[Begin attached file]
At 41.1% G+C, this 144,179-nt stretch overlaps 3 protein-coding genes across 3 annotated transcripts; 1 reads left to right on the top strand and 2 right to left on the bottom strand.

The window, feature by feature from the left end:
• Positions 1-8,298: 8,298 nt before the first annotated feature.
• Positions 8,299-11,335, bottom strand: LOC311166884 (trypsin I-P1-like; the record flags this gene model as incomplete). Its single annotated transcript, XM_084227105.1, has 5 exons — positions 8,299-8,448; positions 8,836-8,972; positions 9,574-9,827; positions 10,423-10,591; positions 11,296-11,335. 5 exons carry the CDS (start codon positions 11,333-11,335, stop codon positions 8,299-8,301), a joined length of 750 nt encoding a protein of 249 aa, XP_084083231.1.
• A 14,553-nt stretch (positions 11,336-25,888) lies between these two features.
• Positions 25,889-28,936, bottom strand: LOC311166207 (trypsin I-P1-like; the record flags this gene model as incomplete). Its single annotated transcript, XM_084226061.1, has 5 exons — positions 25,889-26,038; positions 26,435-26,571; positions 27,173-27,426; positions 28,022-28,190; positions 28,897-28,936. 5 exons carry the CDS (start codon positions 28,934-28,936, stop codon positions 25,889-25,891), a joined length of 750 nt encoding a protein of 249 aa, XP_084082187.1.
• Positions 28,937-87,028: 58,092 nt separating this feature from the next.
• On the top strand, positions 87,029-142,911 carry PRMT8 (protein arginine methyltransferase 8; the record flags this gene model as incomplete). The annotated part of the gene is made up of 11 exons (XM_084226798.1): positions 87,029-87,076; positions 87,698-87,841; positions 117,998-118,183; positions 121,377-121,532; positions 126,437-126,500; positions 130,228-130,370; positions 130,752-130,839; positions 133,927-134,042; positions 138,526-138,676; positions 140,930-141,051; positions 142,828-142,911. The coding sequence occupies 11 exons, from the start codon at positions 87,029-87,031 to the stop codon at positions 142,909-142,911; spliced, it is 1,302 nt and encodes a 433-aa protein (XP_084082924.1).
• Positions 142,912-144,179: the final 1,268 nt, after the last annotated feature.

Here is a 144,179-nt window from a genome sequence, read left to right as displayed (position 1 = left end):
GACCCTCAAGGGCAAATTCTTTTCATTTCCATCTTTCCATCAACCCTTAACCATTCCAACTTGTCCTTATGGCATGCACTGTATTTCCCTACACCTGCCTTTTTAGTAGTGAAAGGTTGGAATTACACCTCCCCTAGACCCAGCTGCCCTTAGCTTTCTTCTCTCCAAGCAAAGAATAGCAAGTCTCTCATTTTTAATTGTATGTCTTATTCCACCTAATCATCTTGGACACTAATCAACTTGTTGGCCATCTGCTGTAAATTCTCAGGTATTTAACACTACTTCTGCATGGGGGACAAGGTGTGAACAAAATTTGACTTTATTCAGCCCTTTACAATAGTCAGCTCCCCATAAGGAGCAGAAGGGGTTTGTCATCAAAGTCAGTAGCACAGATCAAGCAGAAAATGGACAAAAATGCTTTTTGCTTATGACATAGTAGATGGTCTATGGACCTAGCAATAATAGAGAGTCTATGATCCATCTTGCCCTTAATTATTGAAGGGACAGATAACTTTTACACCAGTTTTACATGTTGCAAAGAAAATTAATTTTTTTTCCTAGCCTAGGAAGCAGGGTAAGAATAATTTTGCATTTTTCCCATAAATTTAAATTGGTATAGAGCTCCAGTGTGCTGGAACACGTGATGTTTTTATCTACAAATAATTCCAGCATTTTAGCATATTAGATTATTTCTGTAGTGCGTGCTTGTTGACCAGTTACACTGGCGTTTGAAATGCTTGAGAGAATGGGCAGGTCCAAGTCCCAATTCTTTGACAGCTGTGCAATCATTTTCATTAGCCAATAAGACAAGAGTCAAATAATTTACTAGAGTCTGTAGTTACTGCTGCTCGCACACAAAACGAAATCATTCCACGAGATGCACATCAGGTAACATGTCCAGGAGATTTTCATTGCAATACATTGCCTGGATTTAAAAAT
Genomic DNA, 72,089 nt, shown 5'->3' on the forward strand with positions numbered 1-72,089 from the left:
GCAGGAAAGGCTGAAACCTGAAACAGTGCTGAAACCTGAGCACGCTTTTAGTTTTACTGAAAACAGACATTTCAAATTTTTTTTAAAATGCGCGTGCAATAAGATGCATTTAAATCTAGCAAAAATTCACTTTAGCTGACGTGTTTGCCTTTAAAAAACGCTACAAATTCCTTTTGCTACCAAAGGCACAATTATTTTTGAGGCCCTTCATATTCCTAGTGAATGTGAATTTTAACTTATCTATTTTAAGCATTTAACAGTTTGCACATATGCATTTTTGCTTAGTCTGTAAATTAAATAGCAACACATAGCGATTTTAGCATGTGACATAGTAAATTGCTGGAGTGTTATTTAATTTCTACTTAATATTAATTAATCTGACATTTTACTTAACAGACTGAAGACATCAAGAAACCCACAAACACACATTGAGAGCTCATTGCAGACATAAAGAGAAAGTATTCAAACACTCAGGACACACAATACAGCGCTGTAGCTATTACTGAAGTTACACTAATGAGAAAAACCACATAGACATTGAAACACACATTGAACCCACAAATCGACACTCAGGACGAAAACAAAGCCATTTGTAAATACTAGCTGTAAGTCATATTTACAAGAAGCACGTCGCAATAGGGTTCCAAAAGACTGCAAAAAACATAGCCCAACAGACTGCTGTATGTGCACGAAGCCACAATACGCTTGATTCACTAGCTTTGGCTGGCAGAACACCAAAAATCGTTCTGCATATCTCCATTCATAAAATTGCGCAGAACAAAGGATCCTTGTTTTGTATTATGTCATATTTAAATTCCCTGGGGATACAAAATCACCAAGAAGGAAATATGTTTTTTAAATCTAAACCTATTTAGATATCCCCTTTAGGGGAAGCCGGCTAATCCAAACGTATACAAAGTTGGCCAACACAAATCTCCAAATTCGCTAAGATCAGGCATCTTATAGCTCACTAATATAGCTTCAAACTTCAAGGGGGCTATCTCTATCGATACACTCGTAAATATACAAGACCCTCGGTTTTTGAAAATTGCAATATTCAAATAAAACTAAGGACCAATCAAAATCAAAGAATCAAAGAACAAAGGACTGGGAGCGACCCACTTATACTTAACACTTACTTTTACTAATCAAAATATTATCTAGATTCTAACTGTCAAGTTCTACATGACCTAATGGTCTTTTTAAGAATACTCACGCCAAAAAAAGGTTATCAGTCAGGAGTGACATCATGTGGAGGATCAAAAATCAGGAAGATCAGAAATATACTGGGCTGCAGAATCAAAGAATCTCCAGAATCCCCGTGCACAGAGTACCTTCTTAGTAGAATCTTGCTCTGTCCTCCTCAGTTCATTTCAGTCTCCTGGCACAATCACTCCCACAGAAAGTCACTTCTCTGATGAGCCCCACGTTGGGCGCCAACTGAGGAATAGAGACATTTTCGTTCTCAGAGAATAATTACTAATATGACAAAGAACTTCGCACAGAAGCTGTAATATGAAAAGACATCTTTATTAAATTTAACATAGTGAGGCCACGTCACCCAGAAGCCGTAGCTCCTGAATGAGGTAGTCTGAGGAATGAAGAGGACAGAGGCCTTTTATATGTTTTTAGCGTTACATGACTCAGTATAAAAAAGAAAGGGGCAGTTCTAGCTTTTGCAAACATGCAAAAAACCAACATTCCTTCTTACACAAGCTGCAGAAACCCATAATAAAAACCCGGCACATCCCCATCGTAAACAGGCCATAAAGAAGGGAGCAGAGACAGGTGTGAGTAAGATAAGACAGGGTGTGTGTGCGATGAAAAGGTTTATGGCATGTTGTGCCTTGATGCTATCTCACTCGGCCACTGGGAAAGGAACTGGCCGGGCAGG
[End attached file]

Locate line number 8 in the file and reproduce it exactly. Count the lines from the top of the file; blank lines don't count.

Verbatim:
• On the top strand, positions 87,029-142,911 carry PRMT8 (protein arginine methyltransferase 8; the record flags this gene model as incomplete). The annotated part of the gene is made up of 11 exons (XM_084226798.1): positions 87,029-87,076; positions 87,698-87,841; positions 117,998-118,183; positions 121,377-121,532; positions 126,437-126,500; positions 130,228-130,370; positions 130,752-130,839; positions 133,927-134,042; positions 138,526-138,676; positions 140,930-141,051; positions 142,828-142,911. The coding sequence occupies 11 exons, from the start codon at positions 87,029-87,031 to the stop codon at positions 142,909-142,911; spliced, it is 1,302 nt and encodes a 433-aa protein (XP_084082924.1).